I have always been grateful for my patriarchal blessing, the personalized blessing that LDS people can receive once in their lifetime from special servants of God called patriarchs. I received mine long before I was married, but it offered lot advice that would help me throughout marriage. One important part tells me to be “solicitous” of the needs and wants of my wife and to give her adequate time and attention. I think that is valuable advice for anyone, but given my weaknesses and pressures, I think it was extremely important to have that for me to ponder. There are times when I wish I would have heeded it better.
Last Saturday I was feeling pressured with the need to get tax information ready and to prepare for some visitors coming in the afternoon. My wife told me that she was going into town to watch the Appleton Girls Choirs perform since some of the girls in her music classes would be singing. She said she knew I was busy and would go by herself. No pressure at all–it wasn’t like one of our kids was singing and I really needed to go, and I had too much to do as it was. But the words of my patriarchal blessing rang in my head, and I just felt that I should go with her. As she started to leave, I surprised her by going along, giving up some tax prep time for an afternoon date. I could have worried about where I’d get the time to finish the taxes since we were expecting guests later in the afternoon, but I felt I could juggle things somehow.
A challenge was that there might not be tickets that would let us sit together. She had a reserved ticket she was going to pick up, and while there had been an empty seat next to it earlier, it wasn’t likely to still be available when we got to the box office at Lawrence University. In fact, there was a long line at the box office and it looked like we were going to be late to the concert hall (Lawrence Chapel in Appleton). Always the romantic, I had brought along a book just in case and if we couldn’t sit together, I’d wait outside or stroll over to the library and read. But as we were standing there in line, out of the blue a woman approached us and asked if we’d like to but some of her five tickets that she couldn’t use. She had two right next to each other and we snatched them at face value, told the box office that we wouldn’t need the reserved ticket we had anymore, and rushed into the hall with plenty of time. Turns out they were probably the two best seats in the house for that performance. Beautiful view, and plenty of leg room for me. It was a stunningly beautiful concert and a fabulous date.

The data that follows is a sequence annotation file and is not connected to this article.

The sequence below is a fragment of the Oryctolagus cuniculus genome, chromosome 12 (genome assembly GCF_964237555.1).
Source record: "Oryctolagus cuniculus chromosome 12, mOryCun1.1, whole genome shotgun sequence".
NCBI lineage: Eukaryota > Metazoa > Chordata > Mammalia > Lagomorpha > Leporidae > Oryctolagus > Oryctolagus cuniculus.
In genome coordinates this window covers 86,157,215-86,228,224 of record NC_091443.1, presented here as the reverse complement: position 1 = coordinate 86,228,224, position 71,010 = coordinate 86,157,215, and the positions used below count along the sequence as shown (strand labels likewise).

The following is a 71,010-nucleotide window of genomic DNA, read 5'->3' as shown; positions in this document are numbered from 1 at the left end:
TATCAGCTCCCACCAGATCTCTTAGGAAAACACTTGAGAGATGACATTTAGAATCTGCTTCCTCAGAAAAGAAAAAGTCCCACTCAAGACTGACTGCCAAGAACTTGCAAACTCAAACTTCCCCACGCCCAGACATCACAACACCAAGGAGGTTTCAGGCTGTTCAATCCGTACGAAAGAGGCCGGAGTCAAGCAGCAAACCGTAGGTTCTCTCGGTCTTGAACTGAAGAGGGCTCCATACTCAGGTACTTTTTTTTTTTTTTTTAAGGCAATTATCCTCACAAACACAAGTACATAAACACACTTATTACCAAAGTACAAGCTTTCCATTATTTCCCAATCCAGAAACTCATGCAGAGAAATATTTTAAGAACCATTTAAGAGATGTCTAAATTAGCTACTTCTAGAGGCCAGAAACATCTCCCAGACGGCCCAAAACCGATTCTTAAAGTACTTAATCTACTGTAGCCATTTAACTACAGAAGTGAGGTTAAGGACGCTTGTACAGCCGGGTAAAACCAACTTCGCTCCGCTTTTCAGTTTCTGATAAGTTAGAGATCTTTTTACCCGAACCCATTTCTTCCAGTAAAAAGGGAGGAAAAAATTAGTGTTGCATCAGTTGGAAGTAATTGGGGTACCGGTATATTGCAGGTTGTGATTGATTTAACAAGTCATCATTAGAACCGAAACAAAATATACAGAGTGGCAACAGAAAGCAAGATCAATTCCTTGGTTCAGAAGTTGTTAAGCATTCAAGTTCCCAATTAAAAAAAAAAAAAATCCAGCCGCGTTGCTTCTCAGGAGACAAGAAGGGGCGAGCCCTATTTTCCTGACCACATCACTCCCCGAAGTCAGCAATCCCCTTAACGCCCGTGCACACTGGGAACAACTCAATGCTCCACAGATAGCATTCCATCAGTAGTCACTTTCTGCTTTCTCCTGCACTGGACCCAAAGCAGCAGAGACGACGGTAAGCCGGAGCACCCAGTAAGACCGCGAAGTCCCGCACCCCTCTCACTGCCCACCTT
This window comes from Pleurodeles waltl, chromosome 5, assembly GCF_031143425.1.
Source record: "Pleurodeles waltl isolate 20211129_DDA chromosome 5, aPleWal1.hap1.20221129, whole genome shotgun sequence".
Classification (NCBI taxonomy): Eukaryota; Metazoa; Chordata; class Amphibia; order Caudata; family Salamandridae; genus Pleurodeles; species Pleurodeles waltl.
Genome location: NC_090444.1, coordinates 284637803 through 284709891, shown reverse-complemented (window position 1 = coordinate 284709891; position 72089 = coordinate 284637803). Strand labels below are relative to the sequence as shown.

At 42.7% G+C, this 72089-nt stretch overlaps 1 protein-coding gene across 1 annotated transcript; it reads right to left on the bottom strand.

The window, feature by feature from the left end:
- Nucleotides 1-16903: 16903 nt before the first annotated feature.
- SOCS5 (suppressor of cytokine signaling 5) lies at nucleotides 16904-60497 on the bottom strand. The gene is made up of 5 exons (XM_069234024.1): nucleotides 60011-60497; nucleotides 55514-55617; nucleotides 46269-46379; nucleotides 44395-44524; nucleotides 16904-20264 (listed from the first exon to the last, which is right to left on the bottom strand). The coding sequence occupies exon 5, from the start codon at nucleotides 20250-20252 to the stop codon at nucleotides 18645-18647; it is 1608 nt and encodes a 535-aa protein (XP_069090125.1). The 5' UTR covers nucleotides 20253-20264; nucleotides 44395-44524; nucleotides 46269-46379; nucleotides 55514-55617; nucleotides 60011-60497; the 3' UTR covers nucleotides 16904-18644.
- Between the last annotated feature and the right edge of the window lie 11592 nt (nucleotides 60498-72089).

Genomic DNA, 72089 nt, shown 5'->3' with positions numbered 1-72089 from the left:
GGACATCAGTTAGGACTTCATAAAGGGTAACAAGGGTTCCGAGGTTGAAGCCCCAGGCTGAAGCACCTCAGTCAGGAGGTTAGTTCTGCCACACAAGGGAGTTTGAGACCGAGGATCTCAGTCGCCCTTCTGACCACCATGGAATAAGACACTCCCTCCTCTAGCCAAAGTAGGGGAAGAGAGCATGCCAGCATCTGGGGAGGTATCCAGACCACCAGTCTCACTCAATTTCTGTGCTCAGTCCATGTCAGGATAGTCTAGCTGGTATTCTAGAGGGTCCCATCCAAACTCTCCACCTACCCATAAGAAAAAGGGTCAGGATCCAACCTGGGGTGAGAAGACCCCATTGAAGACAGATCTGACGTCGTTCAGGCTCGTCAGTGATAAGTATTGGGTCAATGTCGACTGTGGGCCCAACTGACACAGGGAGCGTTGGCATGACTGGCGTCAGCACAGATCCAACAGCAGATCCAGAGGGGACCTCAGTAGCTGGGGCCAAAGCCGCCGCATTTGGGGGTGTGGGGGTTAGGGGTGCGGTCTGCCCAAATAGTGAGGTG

The people I thought were coming for the afternoon couldn’t make it after all, relieving the pressure and giving me the time that I needed after all.
That evening when we had brief scripture study as a family, I told my wife and son that I was so grateful I was for that time with my wife, Kendra, at the concert. It was such a happy, beautiful time and turned out to be the highlight of my day, yet I came close to missing it in favor of cranking through receipts and depressing numbers. I said I’m so grateful that I paid attention to that counsel in my patriarchal blessing which helped me have one more day of “living joyfully with [my] wife” (Ecclesiastes 9:9).
The counsel that is given by the Church does much to bring joy into marriage and family life, as does the eternal perspective that the Gospel brings to marriage. May all of us married folks learn to live joyfully with our spouse.